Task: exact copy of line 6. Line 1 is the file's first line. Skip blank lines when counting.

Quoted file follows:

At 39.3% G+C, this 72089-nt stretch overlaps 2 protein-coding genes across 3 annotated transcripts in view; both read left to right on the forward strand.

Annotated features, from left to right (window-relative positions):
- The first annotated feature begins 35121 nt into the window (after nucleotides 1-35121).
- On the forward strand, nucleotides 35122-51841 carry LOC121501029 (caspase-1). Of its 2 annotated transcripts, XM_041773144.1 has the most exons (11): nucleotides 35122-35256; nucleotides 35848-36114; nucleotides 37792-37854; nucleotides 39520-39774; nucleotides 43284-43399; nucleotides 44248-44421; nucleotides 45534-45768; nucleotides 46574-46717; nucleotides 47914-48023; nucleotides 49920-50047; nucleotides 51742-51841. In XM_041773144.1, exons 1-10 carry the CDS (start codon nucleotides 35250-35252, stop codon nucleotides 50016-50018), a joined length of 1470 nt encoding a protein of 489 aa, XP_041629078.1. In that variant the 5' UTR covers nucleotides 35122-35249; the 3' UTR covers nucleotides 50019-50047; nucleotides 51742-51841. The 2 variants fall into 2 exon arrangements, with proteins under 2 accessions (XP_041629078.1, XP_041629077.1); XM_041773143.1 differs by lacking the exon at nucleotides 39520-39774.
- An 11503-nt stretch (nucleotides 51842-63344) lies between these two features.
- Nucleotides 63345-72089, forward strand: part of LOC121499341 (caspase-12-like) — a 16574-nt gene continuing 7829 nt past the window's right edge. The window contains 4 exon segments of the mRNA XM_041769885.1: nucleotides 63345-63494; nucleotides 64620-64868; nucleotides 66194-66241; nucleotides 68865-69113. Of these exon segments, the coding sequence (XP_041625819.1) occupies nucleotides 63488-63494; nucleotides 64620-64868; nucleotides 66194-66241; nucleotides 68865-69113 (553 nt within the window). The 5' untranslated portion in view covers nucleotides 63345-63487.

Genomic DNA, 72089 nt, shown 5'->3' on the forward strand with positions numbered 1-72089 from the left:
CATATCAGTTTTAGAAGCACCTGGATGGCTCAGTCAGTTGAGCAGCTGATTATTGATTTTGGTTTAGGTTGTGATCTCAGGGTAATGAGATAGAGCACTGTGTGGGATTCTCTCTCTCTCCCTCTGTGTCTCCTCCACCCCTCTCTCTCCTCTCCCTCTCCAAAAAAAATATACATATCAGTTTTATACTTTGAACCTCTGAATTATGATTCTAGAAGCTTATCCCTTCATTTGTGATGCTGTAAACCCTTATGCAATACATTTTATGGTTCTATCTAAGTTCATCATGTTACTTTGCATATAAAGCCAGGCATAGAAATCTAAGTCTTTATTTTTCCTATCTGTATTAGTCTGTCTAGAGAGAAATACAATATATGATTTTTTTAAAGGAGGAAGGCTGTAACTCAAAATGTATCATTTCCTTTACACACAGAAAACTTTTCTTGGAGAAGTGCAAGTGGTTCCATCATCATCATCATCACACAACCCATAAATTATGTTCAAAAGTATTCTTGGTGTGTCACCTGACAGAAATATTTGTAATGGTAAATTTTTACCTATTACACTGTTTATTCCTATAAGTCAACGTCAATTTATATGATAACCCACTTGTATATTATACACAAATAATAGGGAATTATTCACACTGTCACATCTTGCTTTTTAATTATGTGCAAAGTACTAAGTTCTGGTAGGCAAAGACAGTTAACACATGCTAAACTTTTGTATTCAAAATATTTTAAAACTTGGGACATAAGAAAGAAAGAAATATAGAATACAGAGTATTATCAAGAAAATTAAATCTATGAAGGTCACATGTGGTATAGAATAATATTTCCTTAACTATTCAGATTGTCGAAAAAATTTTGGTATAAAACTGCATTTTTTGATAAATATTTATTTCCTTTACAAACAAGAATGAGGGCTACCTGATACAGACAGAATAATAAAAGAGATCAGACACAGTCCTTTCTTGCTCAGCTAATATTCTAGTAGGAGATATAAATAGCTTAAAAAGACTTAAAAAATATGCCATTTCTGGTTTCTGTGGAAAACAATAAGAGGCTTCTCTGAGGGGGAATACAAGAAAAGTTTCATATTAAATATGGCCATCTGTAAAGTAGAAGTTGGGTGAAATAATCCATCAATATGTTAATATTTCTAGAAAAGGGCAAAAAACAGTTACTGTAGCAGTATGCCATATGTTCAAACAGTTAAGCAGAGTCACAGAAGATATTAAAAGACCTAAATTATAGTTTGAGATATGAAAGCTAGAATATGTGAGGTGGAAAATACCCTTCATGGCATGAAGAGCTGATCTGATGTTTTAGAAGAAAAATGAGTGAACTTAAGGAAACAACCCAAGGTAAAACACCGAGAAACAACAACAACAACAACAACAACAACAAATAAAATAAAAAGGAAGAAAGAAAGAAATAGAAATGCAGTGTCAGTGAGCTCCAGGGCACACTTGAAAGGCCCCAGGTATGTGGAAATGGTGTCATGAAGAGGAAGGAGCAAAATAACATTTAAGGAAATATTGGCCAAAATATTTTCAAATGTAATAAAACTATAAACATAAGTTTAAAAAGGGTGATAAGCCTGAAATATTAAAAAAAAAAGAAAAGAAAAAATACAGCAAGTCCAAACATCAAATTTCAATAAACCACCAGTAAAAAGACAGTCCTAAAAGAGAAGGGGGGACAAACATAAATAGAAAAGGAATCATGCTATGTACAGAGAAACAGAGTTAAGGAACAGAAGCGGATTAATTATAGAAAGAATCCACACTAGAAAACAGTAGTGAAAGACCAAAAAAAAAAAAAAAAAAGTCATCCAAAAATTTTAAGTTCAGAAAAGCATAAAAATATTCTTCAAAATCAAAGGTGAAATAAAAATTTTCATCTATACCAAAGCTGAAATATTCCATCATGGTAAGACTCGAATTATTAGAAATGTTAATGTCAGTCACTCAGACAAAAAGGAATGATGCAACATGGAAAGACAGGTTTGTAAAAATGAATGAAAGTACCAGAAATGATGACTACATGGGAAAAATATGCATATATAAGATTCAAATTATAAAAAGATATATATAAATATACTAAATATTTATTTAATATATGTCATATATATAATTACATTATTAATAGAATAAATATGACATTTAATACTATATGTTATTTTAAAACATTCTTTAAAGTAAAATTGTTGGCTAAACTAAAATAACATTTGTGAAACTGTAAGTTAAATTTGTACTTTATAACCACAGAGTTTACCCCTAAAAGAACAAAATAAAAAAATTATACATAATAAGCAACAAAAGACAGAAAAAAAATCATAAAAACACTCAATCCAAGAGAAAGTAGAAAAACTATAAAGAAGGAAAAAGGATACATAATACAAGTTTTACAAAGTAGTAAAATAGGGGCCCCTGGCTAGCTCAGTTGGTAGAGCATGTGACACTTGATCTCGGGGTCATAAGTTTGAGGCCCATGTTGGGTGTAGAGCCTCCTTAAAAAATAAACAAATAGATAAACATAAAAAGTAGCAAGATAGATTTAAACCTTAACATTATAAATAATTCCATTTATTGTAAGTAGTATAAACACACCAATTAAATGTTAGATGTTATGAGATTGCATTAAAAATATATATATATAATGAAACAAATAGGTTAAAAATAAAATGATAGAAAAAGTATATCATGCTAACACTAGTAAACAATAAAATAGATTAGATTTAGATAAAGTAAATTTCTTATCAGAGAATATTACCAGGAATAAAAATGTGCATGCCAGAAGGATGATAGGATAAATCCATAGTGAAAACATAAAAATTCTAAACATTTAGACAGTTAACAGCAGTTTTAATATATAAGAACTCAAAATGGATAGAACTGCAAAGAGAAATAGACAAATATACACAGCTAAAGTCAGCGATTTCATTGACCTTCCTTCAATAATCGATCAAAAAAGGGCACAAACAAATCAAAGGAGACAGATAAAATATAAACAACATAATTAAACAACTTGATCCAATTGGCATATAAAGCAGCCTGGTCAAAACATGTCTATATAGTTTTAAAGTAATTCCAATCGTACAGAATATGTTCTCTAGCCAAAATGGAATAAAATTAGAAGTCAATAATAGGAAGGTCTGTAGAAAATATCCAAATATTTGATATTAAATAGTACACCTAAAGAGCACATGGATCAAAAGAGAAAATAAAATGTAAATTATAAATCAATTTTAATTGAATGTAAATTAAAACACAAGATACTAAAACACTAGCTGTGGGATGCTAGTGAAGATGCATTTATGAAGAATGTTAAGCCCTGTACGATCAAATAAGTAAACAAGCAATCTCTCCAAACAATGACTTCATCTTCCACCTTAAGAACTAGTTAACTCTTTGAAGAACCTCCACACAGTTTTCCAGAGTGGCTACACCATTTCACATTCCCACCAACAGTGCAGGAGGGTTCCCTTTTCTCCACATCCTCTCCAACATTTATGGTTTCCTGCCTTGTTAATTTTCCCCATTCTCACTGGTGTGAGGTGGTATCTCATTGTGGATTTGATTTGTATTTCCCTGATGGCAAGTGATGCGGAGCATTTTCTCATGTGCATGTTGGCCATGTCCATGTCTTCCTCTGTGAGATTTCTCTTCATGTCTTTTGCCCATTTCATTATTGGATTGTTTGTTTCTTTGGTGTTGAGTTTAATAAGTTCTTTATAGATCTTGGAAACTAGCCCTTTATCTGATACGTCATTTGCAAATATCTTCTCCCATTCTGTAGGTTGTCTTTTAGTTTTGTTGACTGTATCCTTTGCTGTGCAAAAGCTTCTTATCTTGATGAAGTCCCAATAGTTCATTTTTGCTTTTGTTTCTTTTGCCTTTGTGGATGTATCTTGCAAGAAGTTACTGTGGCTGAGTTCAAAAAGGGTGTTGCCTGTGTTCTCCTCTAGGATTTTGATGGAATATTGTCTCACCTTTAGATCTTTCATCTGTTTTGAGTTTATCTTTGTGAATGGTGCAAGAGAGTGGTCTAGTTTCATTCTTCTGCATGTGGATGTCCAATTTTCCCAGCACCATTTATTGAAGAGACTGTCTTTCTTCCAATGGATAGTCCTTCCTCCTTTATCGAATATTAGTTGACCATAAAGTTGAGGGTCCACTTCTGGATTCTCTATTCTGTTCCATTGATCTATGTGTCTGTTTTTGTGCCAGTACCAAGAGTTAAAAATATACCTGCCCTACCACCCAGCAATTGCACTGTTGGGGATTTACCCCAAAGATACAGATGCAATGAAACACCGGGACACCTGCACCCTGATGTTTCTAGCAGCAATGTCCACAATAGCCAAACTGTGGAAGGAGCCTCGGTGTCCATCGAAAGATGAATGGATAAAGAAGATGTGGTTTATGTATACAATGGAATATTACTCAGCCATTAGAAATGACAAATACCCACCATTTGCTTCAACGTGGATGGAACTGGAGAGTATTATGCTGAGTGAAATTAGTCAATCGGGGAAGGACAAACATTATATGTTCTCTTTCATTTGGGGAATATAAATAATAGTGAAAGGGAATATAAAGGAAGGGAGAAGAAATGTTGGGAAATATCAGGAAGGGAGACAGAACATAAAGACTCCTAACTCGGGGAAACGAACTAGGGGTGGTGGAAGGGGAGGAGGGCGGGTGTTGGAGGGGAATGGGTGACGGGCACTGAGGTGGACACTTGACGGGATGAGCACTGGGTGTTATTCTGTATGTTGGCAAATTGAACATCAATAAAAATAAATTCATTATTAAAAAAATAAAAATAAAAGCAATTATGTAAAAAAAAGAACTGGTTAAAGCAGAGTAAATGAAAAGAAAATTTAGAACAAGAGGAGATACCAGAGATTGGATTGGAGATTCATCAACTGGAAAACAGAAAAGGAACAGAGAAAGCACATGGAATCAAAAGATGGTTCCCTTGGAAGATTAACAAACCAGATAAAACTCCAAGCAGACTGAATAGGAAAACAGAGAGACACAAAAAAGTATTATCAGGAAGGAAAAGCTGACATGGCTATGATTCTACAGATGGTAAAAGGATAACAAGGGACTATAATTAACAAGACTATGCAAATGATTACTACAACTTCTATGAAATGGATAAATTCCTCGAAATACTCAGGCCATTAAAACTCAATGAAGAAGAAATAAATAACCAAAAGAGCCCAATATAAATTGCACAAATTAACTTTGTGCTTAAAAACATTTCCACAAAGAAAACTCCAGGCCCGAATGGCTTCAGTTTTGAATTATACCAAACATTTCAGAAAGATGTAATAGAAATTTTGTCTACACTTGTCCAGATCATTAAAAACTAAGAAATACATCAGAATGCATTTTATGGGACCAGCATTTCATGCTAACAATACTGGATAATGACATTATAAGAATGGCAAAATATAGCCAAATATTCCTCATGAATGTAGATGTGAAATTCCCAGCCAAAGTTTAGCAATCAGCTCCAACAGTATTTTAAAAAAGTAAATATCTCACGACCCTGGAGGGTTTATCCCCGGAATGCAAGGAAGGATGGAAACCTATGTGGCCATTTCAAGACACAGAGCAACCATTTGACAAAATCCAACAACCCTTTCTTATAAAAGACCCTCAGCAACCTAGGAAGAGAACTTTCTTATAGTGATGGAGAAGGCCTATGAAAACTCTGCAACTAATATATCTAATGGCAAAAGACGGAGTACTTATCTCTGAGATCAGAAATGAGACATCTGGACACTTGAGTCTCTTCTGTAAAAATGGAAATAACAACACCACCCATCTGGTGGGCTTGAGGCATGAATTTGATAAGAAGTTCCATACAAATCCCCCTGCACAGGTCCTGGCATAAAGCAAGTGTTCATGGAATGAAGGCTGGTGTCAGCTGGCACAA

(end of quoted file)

- Nucleotides 63345-72089, forward strand: part of LOC121499341 (caspase-12-like) — a 16574-nt gene continuing 7829 nt past the window's right edge. The window contains 4 exon segments of the mRNA XM_041769885.1: nucleotides 63345-63494; nucleotides 64620-64868; nucleotides 66194-66241; nucleotides 68865-69113. Of these exon segments, the coding sequence (XP_041625819.1) occupies nucleotides 63488-63494; nucleotides 64620-64868; nucleotides 66194-66241; nucleotides 68865-69113 (553 nt within the window). The 5' untranslated portion in view covers nucleotides 63345-63487.